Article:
Articles

Peace Needs Policies, Not Wishes

In my many terms as a member of the U.S. delegation at the 40-nation Conference on Disarmament (CD), held annually in Geneva, we grew accustomed to a favorite accusation on the failure to achieve a lasting peace. If a resolution failed to achieve a majority, the sponsors would invariably decry the incapacity of “some member-states” to acquire “the requisite political will.” This slogan became so common among the membership that it grew into a symbolic reference to the very nature and essence of world politics. A lack of willpower is what interfered with the work of peace.

That interpretation, on its face, says little more than “we disagree,” but it became so pervasive that it represented the heart of every issue that came before the Conference. Rather than address the causes of disagreement and come to a result, the membership of the CD, professional diplomats, simply dismissed each other as lacking in mental capacity.

The result, year after dreary year, was a set of resolutions so compromised that they meant practically nothing and had little relevance to world realities. The package was then sent to the United Nations for approval, after which the CD adjourned to prepare for its next annual session.

Today, years afterward, the CD has expanded to 65 countries who debate the same issues with, presumably, the same context and nature and the same effect on the world, i.e., “nothing.”

Peace as the Result of a Wish

Yet the CD continues and represents something that keeps it alive and, simultaneously, continues to reflect an emotion that has become commonplace throughout the “peace” community, namely that “peace” is a dividend that can arrive through wish, thought, and resolve. The fact that this notion contradicts all history and reality apparently does not offer resistance to fervent (and well-paid) professionals who have full-time employment in the “peace business.”

But they should be understood (and forgiven), as they only represent the same emotional assertions of a humanity that, from the beginning, has used wish, music, and sentiment in the illusion that the result, sometime, somewhere, will be a “lasting peace on earth.”

That goal is humanity’s hope, and, thus far, little reality has blocked its appeal. The global expression “give peace a chance,” like the above CD quotation, implies that the problem is a certain stubborn mental trait that, arbitrarily and deliberately, refuses obvious and universal desires.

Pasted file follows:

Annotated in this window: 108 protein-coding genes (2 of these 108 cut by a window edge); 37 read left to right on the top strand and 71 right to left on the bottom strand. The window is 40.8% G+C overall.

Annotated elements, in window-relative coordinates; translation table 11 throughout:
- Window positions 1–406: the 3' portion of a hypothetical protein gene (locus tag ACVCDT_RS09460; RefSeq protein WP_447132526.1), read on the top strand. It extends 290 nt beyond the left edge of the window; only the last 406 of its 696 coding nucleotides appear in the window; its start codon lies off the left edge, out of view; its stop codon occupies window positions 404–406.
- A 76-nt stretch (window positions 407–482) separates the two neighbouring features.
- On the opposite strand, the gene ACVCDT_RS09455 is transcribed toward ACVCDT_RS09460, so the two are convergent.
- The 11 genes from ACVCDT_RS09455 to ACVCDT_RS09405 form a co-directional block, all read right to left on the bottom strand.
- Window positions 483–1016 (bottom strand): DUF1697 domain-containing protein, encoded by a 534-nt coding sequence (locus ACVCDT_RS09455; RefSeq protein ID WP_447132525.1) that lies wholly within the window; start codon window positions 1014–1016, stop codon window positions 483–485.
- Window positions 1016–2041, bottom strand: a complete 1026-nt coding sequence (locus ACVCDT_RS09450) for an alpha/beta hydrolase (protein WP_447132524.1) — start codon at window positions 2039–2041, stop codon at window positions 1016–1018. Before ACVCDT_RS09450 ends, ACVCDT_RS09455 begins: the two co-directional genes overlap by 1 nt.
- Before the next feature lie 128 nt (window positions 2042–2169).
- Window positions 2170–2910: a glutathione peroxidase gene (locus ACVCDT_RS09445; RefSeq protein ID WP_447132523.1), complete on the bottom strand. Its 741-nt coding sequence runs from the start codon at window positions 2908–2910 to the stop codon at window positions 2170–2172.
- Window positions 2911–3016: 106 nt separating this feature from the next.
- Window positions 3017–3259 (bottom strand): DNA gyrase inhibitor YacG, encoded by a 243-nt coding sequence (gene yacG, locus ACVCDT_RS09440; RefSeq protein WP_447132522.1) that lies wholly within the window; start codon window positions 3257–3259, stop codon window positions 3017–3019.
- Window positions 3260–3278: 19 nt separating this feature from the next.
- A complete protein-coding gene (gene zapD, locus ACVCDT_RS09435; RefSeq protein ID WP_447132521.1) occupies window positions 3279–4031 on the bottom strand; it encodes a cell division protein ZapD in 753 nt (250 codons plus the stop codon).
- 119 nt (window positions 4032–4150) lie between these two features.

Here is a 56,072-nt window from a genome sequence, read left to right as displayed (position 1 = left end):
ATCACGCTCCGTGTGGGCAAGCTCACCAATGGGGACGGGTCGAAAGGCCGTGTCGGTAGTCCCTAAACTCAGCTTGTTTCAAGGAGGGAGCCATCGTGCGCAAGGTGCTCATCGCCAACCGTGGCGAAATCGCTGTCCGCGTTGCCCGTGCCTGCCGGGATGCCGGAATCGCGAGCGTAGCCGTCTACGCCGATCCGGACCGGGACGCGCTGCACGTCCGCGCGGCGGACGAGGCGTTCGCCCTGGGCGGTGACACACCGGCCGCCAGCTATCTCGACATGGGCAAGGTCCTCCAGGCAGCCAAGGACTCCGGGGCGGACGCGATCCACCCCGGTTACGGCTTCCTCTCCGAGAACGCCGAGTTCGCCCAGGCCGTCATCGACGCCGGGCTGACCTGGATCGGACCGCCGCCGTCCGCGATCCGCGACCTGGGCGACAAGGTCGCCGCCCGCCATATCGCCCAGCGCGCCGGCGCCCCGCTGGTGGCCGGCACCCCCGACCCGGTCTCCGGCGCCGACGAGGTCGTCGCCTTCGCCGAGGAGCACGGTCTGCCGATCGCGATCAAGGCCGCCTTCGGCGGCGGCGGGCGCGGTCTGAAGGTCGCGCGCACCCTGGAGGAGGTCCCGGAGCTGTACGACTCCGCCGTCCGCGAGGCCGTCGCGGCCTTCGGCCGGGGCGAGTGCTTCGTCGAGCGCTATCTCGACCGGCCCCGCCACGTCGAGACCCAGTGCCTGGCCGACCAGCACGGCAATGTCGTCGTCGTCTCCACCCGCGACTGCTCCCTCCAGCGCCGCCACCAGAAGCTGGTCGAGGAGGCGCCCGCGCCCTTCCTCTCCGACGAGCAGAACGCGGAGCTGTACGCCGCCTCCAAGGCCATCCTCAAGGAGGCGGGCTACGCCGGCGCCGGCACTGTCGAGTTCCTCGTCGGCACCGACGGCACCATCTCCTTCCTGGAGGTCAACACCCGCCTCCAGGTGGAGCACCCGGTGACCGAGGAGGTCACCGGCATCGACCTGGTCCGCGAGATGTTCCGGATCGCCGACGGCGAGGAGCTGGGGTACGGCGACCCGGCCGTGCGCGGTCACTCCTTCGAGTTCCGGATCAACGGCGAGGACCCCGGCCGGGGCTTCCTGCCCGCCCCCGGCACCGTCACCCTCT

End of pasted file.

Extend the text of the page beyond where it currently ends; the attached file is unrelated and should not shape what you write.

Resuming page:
The same set of illusions pervades both the intellectual and theatrical world. This mindset is invariably underpinned by a quasi-Marxist ideology that humanity is essentially equal (“one”) and that “diversity” is an arbitrary condition to be adjusted by sentiment, legislation, and “political will” (“requisite”). If the Equal Rights Amendment cannot do it, then “#MeToo” will. Pass bills and protest (again and again).

Both the slogan “politically correct” and the musical expression “We Are The World” exemplify a similar worldview that has dominated the Conference on Disarmament for generations. This is also an “elitist” outpouring. Like the “Climate Change” delegates who travel to conventions on luxury liners and private jets, hypocrisy is a virtue when we work for humanity.

For the global convention that produced “We Are The World” in 1985, peace is defined as a theatrical production engineered by a talented and sentimental elite. The fact that they are tiny in numbers and wealthy only enhances the message. Like diplomats in the CD, global leadership goes to the gifted and needs no intrusions from the “common man” or historic reality.

The anthem itself, like others before and since, betrays this illusion. Its hopeless references to pious and cherished wishes at the same time tragically dismisses the realities that mankind has faced from time immemorial: “the world must come together as one,” “love is all we need,” “we are the ones who make a brighter day,” “we’re all God’s great big family.”

These are all equally believed and noble … and equally irrelevant.

Reality about Peace and War

To understand anything, one must first study it. This is universally true and universally applicable. “Why is there war” is a question for the ages and remains unanswered. “Why is there peace” is somewhat easier. Study it.

For example: neighbors throughout history have invaded each other, but why has the American-Canadian border remained free and open from the beginning (minus a disaster led by Benedict Arnold)? Why hasn’t Switzerland fought a war since the fourteenth century? Why hasn’t England been invaded since 1066? Why have Germany and Japan been essentially pacifist after years of aggressive militarism? Why was Europe essentially peaceful throughout the nineteenth century (minus a few quick local wars) then exploded into horrible, globe-shattering wars in the twentieth? Why does Islam declare war on most everything while Quakers are pacifists?

This is not to answer these questions but to pose them. They, at least, are far more realistic and relevant than chanting a few lyrics and passing a few senseless and repetitive UN resolutions.

Peace is obtainable but, like most worthwhile endeavors, it takes study, attention, diligence, and, above all, realism.

Which begs the question, what is “reality”?

It might just be the study of warfare within a pattern of history, circumstance, geography, and culture. But at least one thing is certain: it is neither songs nor slogans.

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